“Whilst membership of the European Union has its downsides, the disadvantages are significantly outweighed by the benefits we get in return. And the Prime Minister’s push for reform gives a window of opportunity to maximise those benefits – before the public chooses the future course for the UK… Alternative arrangements to full membership either have serious downsides or are surrounded by huge uncertainty. That’s why the majority of business want to remain in a reformed EU.”

The CBI website discusses in detail the various arguments outlined above for Britain remaining in the EU and provides a great range of testimonies of CBI members active in industry and trade who testify on how the single European market and the European Union have helped them build their businesses and ensure they thrived and expanded. It also provides a number of relevant case studies making for fascinating reading about real-life entrepreneurs whose efforts were rewarded in large part because of their ability to access a market of 500 million customers with one common set of rules and with funding and growth opportunities unequalled in any other global markets.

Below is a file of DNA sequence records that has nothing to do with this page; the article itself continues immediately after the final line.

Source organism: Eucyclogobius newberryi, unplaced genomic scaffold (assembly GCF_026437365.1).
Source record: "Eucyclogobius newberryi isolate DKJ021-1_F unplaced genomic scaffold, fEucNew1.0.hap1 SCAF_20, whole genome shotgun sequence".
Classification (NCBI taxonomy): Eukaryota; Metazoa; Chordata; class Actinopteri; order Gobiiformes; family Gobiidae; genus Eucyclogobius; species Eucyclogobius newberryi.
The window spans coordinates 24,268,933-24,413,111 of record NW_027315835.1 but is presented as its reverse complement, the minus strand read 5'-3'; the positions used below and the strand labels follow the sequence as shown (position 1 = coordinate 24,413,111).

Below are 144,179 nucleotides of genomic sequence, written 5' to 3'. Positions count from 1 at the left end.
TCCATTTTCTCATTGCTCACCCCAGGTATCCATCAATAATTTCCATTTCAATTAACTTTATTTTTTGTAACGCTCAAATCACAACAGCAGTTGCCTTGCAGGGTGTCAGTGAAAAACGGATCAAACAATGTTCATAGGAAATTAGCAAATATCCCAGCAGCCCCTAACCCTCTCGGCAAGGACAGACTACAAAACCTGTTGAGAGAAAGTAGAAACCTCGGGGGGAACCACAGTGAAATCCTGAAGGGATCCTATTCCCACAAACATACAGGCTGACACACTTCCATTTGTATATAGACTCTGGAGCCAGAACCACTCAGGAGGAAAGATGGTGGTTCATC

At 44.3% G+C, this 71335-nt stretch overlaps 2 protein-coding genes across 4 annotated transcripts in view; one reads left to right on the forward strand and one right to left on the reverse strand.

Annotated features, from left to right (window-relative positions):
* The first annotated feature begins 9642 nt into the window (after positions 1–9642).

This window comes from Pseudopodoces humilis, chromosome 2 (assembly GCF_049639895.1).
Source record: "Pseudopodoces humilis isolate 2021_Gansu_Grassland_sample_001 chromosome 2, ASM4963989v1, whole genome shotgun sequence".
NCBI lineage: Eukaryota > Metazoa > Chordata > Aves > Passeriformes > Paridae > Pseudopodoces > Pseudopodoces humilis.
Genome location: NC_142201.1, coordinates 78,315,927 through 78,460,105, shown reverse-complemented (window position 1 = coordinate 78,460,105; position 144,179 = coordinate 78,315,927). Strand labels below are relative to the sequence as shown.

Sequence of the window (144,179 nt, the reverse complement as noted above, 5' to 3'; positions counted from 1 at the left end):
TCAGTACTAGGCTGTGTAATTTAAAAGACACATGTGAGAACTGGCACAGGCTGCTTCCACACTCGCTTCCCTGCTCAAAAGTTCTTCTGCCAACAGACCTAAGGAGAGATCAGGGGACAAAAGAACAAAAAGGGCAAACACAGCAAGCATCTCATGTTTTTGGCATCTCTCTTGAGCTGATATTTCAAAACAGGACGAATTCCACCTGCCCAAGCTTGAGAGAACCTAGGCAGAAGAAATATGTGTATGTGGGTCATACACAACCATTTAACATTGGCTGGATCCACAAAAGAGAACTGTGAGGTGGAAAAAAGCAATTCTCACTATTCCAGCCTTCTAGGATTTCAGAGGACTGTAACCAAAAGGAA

Another important association of UK entrepreneurs, businesses and management leaders that is making a strong case for the UK’s continued membership in the EU is Business for New Europe (BfNE) - an independent coalition of business leaders advocating a positive case for reform in Europe, whose Advisory Council includes Chairmen and CEOs of FTSE100 companies with expertise in foreign and economic policy. Business for New Europe advocates five key reasons why we should continue to remain in the EU:

  1. an economic case: the single market lets British companies sell their products freely the world's largest market;
  2. an international trade case: as a member of the EU Britain can get better free-trade deals with other countries then we could alone;
  3. a security and strength case: international problems require international responses and Britain would faces challenges more effectively by working with our European allies;
  4. a social case: people benefit from EU action in dozens of commonplace ways and its rules keep us safe and secure at work, when we travel or study, as well as in retirement;